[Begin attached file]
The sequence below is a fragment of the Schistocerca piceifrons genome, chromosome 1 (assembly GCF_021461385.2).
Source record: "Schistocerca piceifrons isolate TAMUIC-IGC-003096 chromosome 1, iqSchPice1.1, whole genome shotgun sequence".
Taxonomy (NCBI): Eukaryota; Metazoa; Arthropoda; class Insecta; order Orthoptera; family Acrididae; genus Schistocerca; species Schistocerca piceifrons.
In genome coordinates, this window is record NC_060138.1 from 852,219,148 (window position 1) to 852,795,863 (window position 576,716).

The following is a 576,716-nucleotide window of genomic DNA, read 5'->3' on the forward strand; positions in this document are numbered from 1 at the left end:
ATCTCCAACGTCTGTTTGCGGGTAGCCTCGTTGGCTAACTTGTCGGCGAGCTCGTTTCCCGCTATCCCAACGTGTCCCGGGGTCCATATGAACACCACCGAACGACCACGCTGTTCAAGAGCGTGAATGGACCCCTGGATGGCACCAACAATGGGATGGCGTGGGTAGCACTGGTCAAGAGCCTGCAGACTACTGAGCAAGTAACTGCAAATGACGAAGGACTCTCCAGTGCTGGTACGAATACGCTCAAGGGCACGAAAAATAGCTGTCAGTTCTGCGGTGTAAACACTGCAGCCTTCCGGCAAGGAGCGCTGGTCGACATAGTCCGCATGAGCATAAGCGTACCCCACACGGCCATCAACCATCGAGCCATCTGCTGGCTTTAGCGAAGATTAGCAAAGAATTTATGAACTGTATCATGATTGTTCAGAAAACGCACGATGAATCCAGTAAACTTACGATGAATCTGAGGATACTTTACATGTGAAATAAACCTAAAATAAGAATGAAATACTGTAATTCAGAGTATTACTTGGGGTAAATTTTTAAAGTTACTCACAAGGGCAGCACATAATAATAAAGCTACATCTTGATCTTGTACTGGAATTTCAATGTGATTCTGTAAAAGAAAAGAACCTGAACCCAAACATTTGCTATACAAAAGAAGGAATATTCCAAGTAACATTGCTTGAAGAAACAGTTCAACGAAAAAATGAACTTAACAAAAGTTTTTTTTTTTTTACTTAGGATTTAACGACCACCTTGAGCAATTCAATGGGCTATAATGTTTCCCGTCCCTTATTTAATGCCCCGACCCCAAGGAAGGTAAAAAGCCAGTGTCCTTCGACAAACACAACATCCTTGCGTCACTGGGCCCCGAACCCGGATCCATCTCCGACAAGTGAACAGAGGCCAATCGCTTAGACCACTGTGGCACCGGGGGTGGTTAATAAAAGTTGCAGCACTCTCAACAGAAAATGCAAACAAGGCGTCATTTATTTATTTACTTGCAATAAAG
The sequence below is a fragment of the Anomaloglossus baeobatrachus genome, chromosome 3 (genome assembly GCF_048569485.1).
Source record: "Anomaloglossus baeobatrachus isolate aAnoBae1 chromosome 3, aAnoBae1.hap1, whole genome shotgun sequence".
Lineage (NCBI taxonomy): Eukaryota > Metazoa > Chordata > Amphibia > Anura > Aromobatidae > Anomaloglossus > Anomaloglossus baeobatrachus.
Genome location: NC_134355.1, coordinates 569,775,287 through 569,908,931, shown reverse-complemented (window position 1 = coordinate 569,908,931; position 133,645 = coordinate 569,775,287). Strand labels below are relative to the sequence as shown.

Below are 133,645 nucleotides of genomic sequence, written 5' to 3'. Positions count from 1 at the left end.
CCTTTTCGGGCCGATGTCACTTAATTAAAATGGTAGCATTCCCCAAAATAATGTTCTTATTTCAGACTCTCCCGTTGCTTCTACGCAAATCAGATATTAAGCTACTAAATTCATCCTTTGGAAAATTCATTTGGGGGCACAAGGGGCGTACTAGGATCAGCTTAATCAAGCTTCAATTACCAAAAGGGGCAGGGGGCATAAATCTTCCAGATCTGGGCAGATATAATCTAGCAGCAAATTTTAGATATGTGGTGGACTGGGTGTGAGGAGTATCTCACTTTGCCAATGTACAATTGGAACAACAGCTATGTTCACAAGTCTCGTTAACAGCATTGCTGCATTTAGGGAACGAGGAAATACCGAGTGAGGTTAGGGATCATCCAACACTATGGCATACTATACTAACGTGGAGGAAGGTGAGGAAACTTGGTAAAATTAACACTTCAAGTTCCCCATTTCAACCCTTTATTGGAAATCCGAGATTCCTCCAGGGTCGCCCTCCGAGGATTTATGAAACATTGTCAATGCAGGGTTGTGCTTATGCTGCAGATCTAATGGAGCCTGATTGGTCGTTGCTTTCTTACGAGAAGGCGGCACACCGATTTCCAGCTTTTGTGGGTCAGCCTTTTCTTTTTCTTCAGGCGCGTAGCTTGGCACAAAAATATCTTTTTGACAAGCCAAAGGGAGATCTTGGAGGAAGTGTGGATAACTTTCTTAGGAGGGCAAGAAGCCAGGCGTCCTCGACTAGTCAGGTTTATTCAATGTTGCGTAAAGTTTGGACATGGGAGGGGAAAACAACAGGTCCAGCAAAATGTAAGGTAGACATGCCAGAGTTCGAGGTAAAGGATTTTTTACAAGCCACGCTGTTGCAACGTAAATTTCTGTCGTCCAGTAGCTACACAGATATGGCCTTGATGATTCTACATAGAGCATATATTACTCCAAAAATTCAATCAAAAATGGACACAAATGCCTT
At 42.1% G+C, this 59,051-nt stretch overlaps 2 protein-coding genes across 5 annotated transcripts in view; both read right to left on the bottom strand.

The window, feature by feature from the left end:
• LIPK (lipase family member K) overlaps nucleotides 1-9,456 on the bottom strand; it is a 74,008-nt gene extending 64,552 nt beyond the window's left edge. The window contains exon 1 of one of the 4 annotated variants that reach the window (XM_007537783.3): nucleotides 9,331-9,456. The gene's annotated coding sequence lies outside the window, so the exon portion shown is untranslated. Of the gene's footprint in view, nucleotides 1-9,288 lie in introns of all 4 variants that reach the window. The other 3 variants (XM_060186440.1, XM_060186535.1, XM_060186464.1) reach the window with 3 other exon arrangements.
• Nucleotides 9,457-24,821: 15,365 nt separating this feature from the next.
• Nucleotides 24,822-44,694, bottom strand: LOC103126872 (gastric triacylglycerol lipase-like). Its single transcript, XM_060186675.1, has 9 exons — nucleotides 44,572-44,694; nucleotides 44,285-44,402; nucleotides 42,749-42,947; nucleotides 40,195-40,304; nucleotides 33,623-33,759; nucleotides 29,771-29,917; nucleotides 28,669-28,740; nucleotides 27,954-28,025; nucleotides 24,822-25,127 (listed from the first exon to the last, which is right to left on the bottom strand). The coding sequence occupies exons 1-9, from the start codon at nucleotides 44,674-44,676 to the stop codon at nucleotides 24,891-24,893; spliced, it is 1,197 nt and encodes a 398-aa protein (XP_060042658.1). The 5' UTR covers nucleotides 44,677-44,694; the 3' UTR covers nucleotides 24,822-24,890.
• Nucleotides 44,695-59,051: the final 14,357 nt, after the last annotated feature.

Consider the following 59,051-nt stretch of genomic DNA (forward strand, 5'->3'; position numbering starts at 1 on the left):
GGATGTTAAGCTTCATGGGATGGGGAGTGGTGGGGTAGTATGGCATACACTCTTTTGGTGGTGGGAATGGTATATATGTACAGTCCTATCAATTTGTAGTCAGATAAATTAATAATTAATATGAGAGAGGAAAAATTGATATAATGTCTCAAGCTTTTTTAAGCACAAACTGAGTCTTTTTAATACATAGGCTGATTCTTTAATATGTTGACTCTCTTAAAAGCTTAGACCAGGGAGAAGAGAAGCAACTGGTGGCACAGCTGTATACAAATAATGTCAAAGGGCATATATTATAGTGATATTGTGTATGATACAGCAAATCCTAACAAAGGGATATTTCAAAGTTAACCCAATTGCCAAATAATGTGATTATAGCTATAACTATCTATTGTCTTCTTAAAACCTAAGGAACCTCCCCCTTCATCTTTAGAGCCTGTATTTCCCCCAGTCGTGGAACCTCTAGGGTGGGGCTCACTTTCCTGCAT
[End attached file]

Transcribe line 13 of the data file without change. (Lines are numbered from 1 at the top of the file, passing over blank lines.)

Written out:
At 42.1% G+C, this 59,051-nt stretch overlaps 2 protein-coding genes across 5 annotated transcripts in view; both read right to left on the bottom strand.